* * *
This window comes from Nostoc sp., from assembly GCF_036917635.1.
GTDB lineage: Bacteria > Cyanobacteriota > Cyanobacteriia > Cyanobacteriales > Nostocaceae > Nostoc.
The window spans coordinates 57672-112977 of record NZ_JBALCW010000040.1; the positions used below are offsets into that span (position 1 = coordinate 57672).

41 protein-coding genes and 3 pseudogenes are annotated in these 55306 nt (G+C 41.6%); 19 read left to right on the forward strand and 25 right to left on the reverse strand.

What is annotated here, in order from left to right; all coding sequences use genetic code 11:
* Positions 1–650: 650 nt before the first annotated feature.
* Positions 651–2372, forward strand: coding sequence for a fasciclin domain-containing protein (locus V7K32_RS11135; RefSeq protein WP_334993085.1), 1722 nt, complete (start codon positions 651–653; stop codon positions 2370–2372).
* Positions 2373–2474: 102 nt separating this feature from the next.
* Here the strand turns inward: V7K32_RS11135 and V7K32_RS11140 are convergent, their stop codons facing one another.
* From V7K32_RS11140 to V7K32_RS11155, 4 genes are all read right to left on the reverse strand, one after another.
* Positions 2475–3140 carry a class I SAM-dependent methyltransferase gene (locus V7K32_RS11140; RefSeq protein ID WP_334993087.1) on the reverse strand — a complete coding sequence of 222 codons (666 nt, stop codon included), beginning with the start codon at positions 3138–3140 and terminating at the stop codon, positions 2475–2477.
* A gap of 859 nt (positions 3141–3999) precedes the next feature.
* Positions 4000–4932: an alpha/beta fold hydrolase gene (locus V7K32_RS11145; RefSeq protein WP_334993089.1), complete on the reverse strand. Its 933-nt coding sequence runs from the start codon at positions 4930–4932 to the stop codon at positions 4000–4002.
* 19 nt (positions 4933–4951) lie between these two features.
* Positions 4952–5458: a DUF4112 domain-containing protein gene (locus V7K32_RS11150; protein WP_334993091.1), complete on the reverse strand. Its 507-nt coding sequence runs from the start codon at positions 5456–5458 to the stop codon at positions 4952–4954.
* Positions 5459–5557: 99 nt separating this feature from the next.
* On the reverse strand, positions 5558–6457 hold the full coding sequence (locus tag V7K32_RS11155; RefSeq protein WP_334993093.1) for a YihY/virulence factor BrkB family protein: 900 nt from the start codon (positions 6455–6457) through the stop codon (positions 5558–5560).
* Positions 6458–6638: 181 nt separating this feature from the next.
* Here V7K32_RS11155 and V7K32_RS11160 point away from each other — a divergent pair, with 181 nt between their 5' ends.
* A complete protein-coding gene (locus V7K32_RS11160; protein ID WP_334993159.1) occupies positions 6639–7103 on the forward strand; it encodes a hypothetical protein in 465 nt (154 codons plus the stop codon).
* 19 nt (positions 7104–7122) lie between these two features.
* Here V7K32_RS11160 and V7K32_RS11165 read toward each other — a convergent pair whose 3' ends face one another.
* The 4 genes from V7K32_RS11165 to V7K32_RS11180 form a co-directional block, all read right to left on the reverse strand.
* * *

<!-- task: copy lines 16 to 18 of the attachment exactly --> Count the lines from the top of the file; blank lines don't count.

* Positions 5459–5557: 99 nt separating this feature from the next.
* On the reverse strand, positions 5558–6457 hold the full coding sequence (locus tag V7K32_RS11155; RefSeq protein WP_334993093.1) for a YihY/virulence factor BrkB family protein: 900 nt from the start codon (positions 6455–6457) through the stop codon (positions 5558–5560).
* Positions 6458–6638: 181 nt separating this feature from the next.